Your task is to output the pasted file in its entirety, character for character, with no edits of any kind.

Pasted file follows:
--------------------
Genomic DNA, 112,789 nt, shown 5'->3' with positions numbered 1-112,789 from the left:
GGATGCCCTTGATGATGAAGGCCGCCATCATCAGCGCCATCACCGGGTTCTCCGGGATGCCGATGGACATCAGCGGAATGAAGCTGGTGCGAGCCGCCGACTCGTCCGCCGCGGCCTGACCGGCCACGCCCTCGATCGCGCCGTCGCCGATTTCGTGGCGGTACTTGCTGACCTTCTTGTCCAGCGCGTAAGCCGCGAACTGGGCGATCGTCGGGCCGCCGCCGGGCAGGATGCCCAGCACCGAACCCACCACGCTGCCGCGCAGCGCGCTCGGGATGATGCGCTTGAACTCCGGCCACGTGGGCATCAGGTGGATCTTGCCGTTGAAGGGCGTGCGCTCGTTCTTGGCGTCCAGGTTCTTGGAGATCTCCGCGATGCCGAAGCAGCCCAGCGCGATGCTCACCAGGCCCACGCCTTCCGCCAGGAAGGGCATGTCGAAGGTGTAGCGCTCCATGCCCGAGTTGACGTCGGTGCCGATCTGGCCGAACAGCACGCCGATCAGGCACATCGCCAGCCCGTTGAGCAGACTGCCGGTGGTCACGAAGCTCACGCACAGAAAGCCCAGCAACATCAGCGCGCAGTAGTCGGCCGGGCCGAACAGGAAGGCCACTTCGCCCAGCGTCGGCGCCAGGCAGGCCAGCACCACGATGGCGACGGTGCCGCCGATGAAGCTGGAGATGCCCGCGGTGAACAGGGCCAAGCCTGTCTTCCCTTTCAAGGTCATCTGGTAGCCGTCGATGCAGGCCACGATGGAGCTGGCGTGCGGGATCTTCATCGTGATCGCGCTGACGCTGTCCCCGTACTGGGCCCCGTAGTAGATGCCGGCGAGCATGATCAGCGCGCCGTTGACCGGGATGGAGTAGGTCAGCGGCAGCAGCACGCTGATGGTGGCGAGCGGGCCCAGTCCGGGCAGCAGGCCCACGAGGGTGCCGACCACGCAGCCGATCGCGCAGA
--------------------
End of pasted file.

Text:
Genomic DNA, 112,789 nt, shown 5'->3' with positions numbered 1-112,789 from the left:
GGATGCCCTTGATGATGAAGGCCGCCATCATCAGCGCCATCACCGGGTTCTCCGGGATGCCGATGGACATCAGCGGAATGAAGCTGGTGCGAGCCGCCGACTCGTCCGCCGCGGCCTGACCGGCCACGCCCTCGATCGCGCCGTCGCCGATTTCGTGGCGGTACTTGCTGACCTTCTTGTCCAGCGCGTAAGCCGCGAACTGGGCGATCGTCGGGCCGCCGCCGGGCAGGATGCCCAGCACCGAACCCACCACGCTGCCGCGCAGCGCGCTCGGGATGATGCGCTTGAACTCCGGCCACGTGGGCATCAGGTGGATCTTGCCGTTGAAGGGCGTGCGCTCGTTCTTGGCGTCCAGGTTCTTGGAGATCTCCGCGATGCCGAAGCAGCCCAGCGCGATGCTCACCAGGCCCACGCCTTCCGCCAGGAAGGGCATGTCGAAGGTGTAGCGCTCCATGCCCGAGTTGACGTCGGTGCCGATCTGGCCGAACAGCACGCCGATCAGGCACATCGCCAGCCCGTTGAGCAGACTGCCGGTGGTCACGAAGCTCACGCACAGAAAGCCCAGCAACATCAGCGCGCAGTAGTCGGCCGGGCCGAACAGGAAGGCCACTTCGCCCAGCGTCGGCGCCAGGCAGGCCAGCACCACGATGGCGACGGTGCCGCCGATGAAGCTGGAGATGCCCGCGGTGAACAGGGCCAAGCCTGTCTTCCCTTTCAAGGTCATCTGGTAGCCGTCGATGCAGGCCACGATGGAGCTGGCGTGCGGGATCTTCATCGTGATCGCGCTGACGCTGTCCCCGTACTGGGCCCCGTAGTAGATGCCGGCGAGCATGATCAGCGCGCCGTTGACCGGGATGGAGTAGGTCAGCGGCAGCAGCACGCTGATGGTGGCGAGCGGGCCCAGTCCGGGCAGCAGGCCCACGAGGGTGCCGACCACGCAGCCGATCGCGCAGA